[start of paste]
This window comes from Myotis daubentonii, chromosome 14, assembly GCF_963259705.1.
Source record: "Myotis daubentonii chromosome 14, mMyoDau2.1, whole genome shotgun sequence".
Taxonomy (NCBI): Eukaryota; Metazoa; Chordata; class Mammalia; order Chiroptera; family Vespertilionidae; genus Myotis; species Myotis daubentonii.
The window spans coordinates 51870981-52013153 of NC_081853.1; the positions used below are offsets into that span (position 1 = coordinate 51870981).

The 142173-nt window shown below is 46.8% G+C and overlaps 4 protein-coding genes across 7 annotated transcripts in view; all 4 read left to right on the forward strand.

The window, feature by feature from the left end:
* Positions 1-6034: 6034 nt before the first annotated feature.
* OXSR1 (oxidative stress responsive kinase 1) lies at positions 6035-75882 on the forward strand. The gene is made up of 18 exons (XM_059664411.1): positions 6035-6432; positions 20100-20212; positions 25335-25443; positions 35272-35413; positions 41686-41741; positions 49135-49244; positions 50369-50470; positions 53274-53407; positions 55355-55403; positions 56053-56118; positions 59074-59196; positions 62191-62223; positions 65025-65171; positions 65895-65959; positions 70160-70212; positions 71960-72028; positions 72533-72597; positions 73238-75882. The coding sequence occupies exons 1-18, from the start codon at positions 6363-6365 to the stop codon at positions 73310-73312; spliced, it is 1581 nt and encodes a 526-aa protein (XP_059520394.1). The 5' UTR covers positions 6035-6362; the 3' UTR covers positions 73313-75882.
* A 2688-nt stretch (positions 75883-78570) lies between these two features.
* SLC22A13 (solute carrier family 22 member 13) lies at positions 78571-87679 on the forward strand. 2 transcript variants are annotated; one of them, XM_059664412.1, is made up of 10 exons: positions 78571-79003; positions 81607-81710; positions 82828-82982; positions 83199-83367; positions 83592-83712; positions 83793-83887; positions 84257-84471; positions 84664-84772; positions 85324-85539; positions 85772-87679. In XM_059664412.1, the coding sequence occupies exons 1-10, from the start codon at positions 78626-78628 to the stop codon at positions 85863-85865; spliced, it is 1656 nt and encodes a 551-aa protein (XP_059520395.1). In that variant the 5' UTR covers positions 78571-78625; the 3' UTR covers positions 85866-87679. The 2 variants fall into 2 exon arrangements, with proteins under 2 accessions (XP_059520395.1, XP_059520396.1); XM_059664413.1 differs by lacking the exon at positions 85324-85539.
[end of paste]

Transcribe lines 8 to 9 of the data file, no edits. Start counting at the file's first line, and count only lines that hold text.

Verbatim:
* OXSR1 (oxidative stress responsive kinase 1) lies at positions 6035-75882 on the forward strand. The gene is made up of 18 exons (XM_059664411.1): positions 6035-6432; positions 20100-20212; positions 25335-25443; positions 35272-35413; positions 41686-41741; positions 49135-49244; positions 50369-50470; positions 53274-53407; positions 55355-55403; positions 56053-56118; positions 59074-59196; positions 62191-62223; positions 65025-65171; positions 65895-65959; positions 70160-70212; positions 71960-72028; positions 72533-72597; positions 73238-75882. The coding sequence occupies exons 1-18, from the start codon at positions 6363-6365 to the stop codon at positions 73310-73312; spliced, it is 1581 nt and encodes a 526-aa protein (XP_059520394.1). The 5' UTR covers positions 6035-6362; the 3' UTR covers positions 73313-75882.
* A 2688-nt stretch (positions 75883-78570) lies between these two features.